This penultimate post on county-level maps of Montana and the rest of the United States examines some basic demographic patterns. We begin with sex ratio, as measured by males per females in the population. The national map shows some clear patterns, but they are not always easy to interpret. Sex ratios are high (more males than females) in the interior West and the northern and western Midwest, and are low (more females than males) across much of the lower south, in most of New England, in most major metropolitan areas, and in many counties with large Native American communities. Some of these patterns can be explained by employment opportunities. It is no surprise, for example, to see male-biased populations in the Bakken oil lands of western North Dakota or in the Permian Basin of west Texas and southeastern New Mexico. If anything, I would have expected higher figures in the latter place. Most outdoor-amenity counties in the West also have high sex ratios.
The map of sex ratios in Montana is especially difficult to interpret. The Blackfeet nation in Glacier County has a very low ratio, but not so the Native American communities of Roosevelt County in northeastern Montana. Gallatin County has a high sex ratio, as might be expected in a booming community with large number of construction jobs, but equally booming Flathead County has a low sex ratio. By the same token, some languishing Great Plains countries have high sex ratios, others low.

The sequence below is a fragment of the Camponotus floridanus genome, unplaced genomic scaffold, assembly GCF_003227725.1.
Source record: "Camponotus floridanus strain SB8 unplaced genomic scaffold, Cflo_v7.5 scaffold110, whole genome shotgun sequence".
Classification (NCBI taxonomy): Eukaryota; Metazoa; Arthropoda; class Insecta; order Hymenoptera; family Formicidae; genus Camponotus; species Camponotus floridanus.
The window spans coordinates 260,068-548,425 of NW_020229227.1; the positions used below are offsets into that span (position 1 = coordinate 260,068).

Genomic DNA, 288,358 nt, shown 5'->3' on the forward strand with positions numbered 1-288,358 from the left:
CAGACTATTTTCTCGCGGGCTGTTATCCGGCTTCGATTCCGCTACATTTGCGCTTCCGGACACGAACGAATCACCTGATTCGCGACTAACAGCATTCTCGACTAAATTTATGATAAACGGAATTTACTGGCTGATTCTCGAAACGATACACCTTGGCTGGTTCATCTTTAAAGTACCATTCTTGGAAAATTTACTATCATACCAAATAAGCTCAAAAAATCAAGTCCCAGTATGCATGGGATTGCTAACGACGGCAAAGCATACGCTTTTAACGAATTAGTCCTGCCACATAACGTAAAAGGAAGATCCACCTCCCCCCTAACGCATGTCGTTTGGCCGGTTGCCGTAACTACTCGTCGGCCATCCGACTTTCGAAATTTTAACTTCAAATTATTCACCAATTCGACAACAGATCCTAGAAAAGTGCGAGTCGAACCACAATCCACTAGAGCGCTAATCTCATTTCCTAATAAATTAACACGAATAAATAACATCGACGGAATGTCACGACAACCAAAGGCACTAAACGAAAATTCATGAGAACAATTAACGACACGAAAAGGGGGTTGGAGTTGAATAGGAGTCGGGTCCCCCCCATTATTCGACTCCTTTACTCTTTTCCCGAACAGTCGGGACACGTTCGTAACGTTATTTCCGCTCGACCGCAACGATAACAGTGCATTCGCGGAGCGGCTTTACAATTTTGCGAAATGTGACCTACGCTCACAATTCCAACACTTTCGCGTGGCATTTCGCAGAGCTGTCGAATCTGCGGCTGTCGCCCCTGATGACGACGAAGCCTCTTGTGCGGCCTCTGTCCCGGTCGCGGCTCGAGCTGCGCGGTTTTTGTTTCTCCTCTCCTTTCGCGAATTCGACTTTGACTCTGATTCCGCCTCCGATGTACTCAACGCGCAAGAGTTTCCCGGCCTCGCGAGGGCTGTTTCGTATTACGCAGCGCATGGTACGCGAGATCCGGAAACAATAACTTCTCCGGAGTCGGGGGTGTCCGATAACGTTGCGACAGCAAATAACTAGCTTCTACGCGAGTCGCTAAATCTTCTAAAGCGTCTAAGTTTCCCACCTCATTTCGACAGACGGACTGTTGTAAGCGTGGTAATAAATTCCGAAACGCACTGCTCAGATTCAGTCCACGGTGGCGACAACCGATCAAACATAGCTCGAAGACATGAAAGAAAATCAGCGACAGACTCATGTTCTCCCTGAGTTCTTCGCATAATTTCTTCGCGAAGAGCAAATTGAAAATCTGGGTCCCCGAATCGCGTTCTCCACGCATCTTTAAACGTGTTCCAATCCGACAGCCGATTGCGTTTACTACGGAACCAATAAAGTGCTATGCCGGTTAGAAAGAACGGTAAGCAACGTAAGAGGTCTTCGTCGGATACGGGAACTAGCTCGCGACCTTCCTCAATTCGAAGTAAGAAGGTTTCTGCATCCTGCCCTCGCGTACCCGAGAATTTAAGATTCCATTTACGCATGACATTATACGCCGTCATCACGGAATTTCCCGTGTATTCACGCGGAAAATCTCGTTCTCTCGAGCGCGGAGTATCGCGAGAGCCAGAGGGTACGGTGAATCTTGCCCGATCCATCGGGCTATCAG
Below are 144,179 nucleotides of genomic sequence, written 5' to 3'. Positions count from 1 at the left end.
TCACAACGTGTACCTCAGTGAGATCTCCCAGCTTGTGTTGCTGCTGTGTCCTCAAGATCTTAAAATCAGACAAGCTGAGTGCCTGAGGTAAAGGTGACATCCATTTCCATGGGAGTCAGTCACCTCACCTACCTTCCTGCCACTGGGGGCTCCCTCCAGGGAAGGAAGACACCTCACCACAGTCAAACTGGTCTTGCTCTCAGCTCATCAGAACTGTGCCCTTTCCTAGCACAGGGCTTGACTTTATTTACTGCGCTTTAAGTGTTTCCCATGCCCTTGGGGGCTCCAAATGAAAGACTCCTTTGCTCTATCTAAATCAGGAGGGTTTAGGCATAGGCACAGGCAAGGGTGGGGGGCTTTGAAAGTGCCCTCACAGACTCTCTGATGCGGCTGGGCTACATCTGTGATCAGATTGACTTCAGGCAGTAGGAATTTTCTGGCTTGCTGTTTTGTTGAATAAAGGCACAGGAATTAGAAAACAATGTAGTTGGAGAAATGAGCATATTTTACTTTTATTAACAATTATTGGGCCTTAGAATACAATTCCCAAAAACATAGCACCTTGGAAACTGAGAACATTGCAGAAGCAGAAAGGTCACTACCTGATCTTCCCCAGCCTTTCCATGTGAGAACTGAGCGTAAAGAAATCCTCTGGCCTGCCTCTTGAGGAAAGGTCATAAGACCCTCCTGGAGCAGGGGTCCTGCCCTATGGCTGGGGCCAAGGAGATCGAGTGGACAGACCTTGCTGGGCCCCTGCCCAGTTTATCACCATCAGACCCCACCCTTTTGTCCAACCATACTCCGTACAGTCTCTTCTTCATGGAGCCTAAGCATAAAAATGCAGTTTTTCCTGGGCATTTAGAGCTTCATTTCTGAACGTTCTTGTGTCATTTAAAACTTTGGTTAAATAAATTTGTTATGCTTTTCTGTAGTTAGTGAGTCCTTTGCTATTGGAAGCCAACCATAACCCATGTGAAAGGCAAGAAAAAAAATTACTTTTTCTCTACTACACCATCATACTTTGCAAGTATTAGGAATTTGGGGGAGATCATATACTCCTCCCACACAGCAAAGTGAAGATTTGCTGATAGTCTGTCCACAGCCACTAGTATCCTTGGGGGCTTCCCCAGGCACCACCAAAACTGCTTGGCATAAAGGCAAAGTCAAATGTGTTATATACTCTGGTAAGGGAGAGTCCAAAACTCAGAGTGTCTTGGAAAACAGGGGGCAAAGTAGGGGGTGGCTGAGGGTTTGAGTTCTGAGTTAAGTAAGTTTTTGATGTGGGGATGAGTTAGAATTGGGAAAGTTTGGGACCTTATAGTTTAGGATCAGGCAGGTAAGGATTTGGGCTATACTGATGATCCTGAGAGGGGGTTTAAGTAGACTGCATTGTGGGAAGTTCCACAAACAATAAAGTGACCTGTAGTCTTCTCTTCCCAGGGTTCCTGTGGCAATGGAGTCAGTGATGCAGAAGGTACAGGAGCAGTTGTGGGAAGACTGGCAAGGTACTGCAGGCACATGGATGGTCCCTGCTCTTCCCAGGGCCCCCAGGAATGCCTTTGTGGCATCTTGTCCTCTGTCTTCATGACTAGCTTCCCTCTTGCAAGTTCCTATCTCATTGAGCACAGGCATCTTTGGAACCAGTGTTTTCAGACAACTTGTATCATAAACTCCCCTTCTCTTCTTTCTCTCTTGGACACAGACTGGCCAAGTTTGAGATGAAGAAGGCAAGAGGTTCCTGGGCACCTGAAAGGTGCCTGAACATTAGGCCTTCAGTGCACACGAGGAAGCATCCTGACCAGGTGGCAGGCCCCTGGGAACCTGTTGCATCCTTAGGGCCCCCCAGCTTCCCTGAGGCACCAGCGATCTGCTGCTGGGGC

On the national map of the population over the age of 65, high levels are seen in counties with large numbers of retirees (parts of Arizona and much of Florida) and in those with declining populations marked by the out-migration of the young. Low levels or elderly people are found in counties with high birth rates and low longevity figures, and in those that attract large numbers of workers. Western counties with many farm workers, such as those in California’s San Joaquin Valley, have low proportions of residents over the retirement age. In Montana, the richest county (Gallatin) has a relatively low number of elderly residents, as do the state’s poor Native American counties. Why Prairie County in the east would have such a large percentage of elderly residents is a mystery. In 2010, its median age was 53.6. If more than 60 percent of its population was really more than 65 years-of-age in 2017, as the map indicates, there must have been some major changes in the intervening period.
The national map of the population under age 18 is in large part a reflection of birth rates. Here the LDS (Mormon) region of Utah and eastern Idaho stand out, as do many areas with large Hispanic populations. In Montana, counties with Native American reservations have high percentages of residents below 18 years-of-age. Western counties that attract retirees or young adult job- and amenity-seekers have relatively few children.